Writing Your Own XChat Plugins

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Postby Tanner » 2010.11.09 (18:12)

The XChat plugin architecture is really good. It supports a wide range of languages and can integrate on a core level with the actual program. It's also documented so poorly that it's practically unusable. This is my attempt at clarifying some of the information set forth here. I guess the easiest way to show you how to do it would be to show you how I do it. This will be relevant to Windows systems only. You won't necessarily need to know C (I barely do) but you'll need to know some basic programming for this to make sense.

Things you'll need:
- Microsoft Visual C++ Express (I've been having trouble getting the 2010 version to actually download so though I would imagine it works, I can't be entirely certain. This is a link to the 2008 edition which I know works.)
- The main XChat plugin header
- An X-Macro file with the same name as your plugin (More on this later.)
- Some actual code. (We'll be using a slight variation on the sample code from the original doc)

The code:

Code: Select all

#include "xchat-plugin.h"
#include <string.h>

#define PNAME "AutoOp"
#define PDESC "Auto Ops anyone that joins. Use /aop to turn on or off."
#define PVERSION "0.1"

static xchat_plugin *ph;   /* plugin handle */
static int enable = 1;

static int join_cb(char *word[], void *userdata)
{
   //xchat_printf(ph, "%s \n", word[2]);
   if (enable)
   {
   if(strncmp(word[2],"#music",512)==0){
              /* Op ANYONE who joins */
               xchat_commandf(ph, "OP %s", word[1]);
   }
   }
   /* word[1] is the nickname, as in the Settings->Advanced->TextEvents window in xchat */

   return XCHAT_EAT_NONE;  /* don't eat this event, xchat needs to see it! */
}

static int aop_cb(char *word[], char *word_eol[], void *userdata)
{
   if (!enable)
   {
      enable = 1;
      xchat_print(ph, "AutoOping now enabled!\n");
   } else
   {
      enable = 0;
      xchat_print(ph, "AutoOping now disabled!\n");
   }

   return XCHAT_EAT_ALL;   /* eat this command so xchat and other plugins can't process it */
}

void xchat_plugin_get_info(char **name, char **desc, char **version, void **reserved)
{
   *name = PNAME;
   *desc = PDESC;
   *version = PVERSION;
}

int xchat_plugin_init(xchat_plugin *plugin_handle,
                      char **plugin_name,
                      char **plugin_desc,
                      char **plugin_version,
                      char *arg)
{
   /* we need to save this for use with any xchat_* functions */
   ph = plugin_handle;

   /* tell xchat our info */
   *plugin_name = PNAME;
   *plugin_desc = PDESC;
   *plugin_version = PVERSION;

   xchat_hook_command(ph, "aop", XCHAT_PRI_NORM, aop_cb, "Usage: aop, Turns OFF/ON Auto Oping", 0);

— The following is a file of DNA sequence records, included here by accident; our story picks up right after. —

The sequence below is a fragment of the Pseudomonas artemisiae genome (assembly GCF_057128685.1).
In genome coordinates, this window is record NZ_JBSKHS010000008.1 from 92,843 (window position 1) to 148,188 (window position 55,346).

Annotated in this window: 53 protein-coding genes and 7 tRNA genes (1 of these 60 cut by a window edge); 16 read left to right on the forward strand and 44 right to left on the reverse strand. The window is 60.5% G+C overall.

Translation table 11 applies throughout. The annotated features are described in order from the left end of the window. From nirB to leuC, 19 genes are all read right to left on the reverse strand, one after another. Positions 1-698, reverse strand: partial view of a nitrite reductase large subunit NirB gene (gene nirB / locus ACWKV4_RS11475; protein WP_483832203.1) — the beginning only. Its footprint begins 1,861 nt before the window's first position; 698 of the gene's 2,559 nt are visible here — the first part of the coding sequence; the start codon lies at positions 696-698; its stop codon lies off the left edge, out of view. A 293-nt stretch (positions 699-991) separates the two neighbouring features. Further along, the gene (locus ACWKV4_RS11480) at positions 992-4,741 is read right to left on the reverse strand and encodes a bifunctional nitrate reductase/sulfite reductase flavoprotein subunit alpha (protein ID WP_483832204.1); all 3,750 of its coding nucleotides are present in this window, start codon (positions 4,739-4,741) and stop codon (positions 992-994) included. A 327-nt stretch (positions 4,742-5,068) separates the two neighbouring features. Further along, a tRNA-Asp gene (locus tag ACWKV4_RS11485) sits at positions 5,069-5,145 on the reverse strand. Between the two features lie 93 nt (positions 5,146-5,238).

xchat_hook_print(ph, "Join", XCHAT_PRI_NORM, join_cb, 0);

   xchat_print(ph, "AutoOpPlugin loaded successfully!\n");

   return 1;       /* return 1 for success */
}


The X-Macro:

Code: Select all

EXPORTS
  xchat_plugin_init
  xchat_plugin_get_info


The instructions:
1. Have you already downloaded and installed Visual C++? If not, do so now.

2. Creating a working directory for this project. Download the plugin header to the directory. Copy the main code into a blank text file and rename it to what you want you plugin to be called with ".c" as the extension (ex: aop.c). Do the same with the X-Macro except end it with ".def" instead of ".c". You should now have three files: aop.c, aop.def and xchat-plugin.h.

3. Here's where things get tricky. You can't just compile that code with the main Visual C++ IDE (at least, not as far as I know), you need to use the Visual Studio Command Prompt. You can use the Windows Search to find the shortcut or you can try making your own. Just make a new shortcut and, for the location, put this:

Code: Select all

%comspec% /k ""C:\Program Files (x86)\Microsoft Visual Studio 9.0\VC\vcvarsall.bat"" x86

That looks like it will only work for 64-bit systems. If you have a 32-bit system, you'll likely need to search. If you find it, could you post what the shortcut has for a target so that I can update this post. I would also edit the shortcut afterwards and change the "Start in" field to the working directory for this program.

You should now have a shortcut called Visual Studio Command Prompt or something like that that brings up a command prompt when you open it.

4. Now you just have to enter the commands that are listed in the original documents. No, wait! There's a typo in the command that you have to enter. I mean, honestly, XChat, that is pretty bad. The correct command is:

Code: Select all

cl -O1 -LD -GS -DWIN32 -c aop.c
link /DLL /out:aop.dll /SUBSYSTEM:WINDOWS aop.obj /def:aop.def /base:0x00d40000

But that's too much typing each time so I made you a batch file:

Code: Select all

cl -O1 -LD -GS -DWIN32 -c %1.c
link /DLL /out:%1.dll /SUBSYSTEM:WINDOWS %1.obj /def:%1.def /base:0x00d40000

Just copy that into a blank file in the working directory. Rename it to msvc.bat and then, from the Visual Studio Command Prompt, type "msvc aop" or replace "aop" with whatever you've called your plugin. If all goes well, you should now have a bunch of different files, including an aop.dll that you can load into XChat for testing!

Congrats, you just compiled your first XChat core plugin!

Let me know if you have any questions or comments!
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